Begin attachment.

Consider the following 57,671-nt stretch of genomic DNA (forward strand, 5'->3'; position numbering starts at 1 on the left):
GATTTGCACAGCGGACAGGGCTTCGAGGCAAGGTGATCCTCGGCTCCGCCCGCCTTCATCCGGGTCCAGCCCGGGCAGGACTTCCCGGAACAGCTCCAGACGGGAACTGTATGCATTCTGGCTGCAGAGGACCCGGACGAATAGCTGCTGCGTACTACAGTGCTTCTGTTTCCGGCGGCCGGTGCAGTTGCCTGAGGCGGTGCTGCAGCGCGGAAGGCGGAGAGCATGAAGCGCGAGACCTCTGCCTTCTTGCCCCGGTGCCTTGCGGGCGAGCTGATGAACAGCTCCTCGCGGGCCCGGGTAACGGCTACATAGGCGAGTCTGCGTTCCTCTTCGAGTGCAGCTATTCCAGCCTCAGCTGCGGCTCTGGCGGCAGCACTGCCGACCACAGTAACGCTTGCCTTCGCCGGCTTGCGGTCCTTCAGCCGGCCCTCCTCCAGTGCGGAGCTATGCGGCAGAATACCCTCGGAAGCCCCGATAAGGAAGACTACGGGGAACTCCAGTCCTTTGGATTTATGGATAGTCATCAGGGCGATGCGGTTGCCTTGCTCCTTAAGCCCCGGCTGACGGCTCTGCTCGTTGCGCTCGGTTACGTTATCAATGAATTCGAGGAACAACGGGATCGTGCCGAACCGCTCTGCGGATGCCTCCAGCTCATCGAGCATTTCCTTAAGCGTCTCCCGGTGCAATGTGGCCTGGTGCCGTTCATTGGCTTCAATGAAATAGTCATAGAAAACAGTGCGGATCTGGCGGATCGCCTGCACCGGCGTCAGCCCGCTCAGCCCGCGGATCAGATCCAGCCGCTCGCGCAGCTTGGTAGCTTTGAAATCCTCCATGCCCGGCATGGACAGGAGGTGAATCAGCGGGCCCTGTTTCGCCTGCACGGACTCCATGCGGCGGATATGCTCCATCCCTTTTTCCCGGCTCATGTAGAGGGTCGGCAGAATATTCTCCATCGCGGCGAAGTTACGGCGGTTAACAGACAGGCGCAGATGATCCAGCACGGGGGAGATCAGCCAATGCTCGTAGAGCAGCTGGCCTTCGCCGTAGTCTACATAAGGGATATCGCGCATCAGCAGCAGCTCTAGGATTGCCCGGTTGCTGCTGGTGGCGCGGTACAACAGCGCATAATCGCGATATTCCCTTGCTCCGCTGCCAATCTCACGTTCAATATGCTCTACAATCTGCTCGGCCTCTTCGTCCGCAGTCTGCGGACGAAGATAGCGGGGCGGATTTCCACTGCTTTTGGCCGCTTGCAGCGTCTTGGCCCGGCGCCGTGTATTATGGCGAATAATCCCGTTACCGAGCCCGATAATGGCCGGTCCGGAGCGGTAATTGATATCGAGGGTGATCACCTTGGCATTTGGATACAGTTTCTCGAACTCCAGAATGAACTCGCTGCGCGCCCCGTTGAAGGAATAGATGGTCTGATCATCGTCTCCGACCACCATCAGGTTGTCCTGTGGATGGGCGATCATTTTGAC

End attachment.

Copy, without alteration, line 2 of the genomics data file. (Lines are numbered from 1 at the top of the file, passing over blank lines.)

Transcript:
GATTTGCACAGCGGACAGGGCTTCGAGGCAAGGTGATCCTCGGCTCCGCCCGCCTTCATCCGGGTCCAGCCCGGGCAGGACTTCCCGGAACAGCTCCAGACGGGAACTGTATGCATTCTGGCTGCAGAGGACCCGGACGAATAGCTGCTGCGTACTACAGTGCTTCTGTTTCCGGCGGCCGGTGCAGTTGCCTGAGGCGGTGCTGCAGCGCGGAAGGCGGAGAGCATGAAGCGCGAGACCTCTGCCTTCTTGCCCCGGTGCCTTGCGGGCGAGCTGATGAACAGCTCCTCGCGGGCCCGGGTAACGGCTACATAGGCGAGTCTGCGTTCCTCTTCGAGTGCAGCTATTCCAGCCTCAGCTGCGGCTCTGGCGGCAGCACTGCCGACCACAGTAACGCTTGCCTTCGCCGGCTTGCGGTCCTTCAGCCGGCCCTCCTCCAGTGCGGAGCTATGCGGCAGAATACCCTCGGAAGCCCCGATAAGGAAGACTACGGGGAACTCCAGTCCTTTGGATTTATGGATAGTCATCAGGGCGATGCGGTTGCCTTGCTCCTTAAGCCCCGGCTGACGGCTCTGCTCGTTGCGCTCGGTTACGTTATCAATGAATTCGAGGAACAACGGGATCGTGCCGAACCGCTCTGCGGATGCCTCCAGCTCATCGAGCATTTCCTTAAGCGTCTCCCGGTGCAATGTGGCCTGGTGCCGTTCATTGGCTTCAATGAAATAGTCATAGAAAACAGTGCGGATCTGGCGGATCGCCTGCACCGGCGTCAGCCCGCTCAGCCCGCGGATCAGATCCAGCCGCTCGCGCAGCTTGGTAGCTTTGAAATCCTCCATGCCCGGCATGGACAGGAGGTGAATCAGCGGGCCCTGTTTCGCCTGCACGGACTCCATGCGGCGGATATGCTCCATCCCTTTTTCCCGGCTCATGTAGAGGGTCGGCAGAATATTCTCCATCGCGGCGAAGTTACGGCGGTTAACAGACAGGCGCAGATGATCCAGCACGGGGGAGATCAGCCAATGCTCGTAGAGCAGCTGGCCTTCGCCGTAGTCTACATAAGGGATATCGCGCATCAGCAGCAGCTCTAGGATTGCCCGGTTGCTGCTGGTGGCGCGGTACAACAGCGCATAATCGCGATATTCCCTTGCTCCGCTGCCAATCTCACGTTCAATATGCTCTACAATCTGCTCGGCCTCTTCGTCCGCAGTCTGCGGACGAAGATAGCGGGGCGGATTTCCACTGCTTTTGGCCGCTTGCAGCGTCTTGGCCCGGCGCCGTGTATTATGGCGAATAATCCCGTTACCGAGCCCGATAATGGCCGGTCCGGAGCGGTAATTGATATCGAGGGTGATCACCTTGGCATTTGGATACAGTTTCTCGAACTCCAGAATGAACTCGCTGCGCGCCCCGTTGAAGGAATAGATGGTCTGATCATCGTCTCCGACCACCATCAGGTTGTCCTGTGGATGGGCGATCATTTTGAC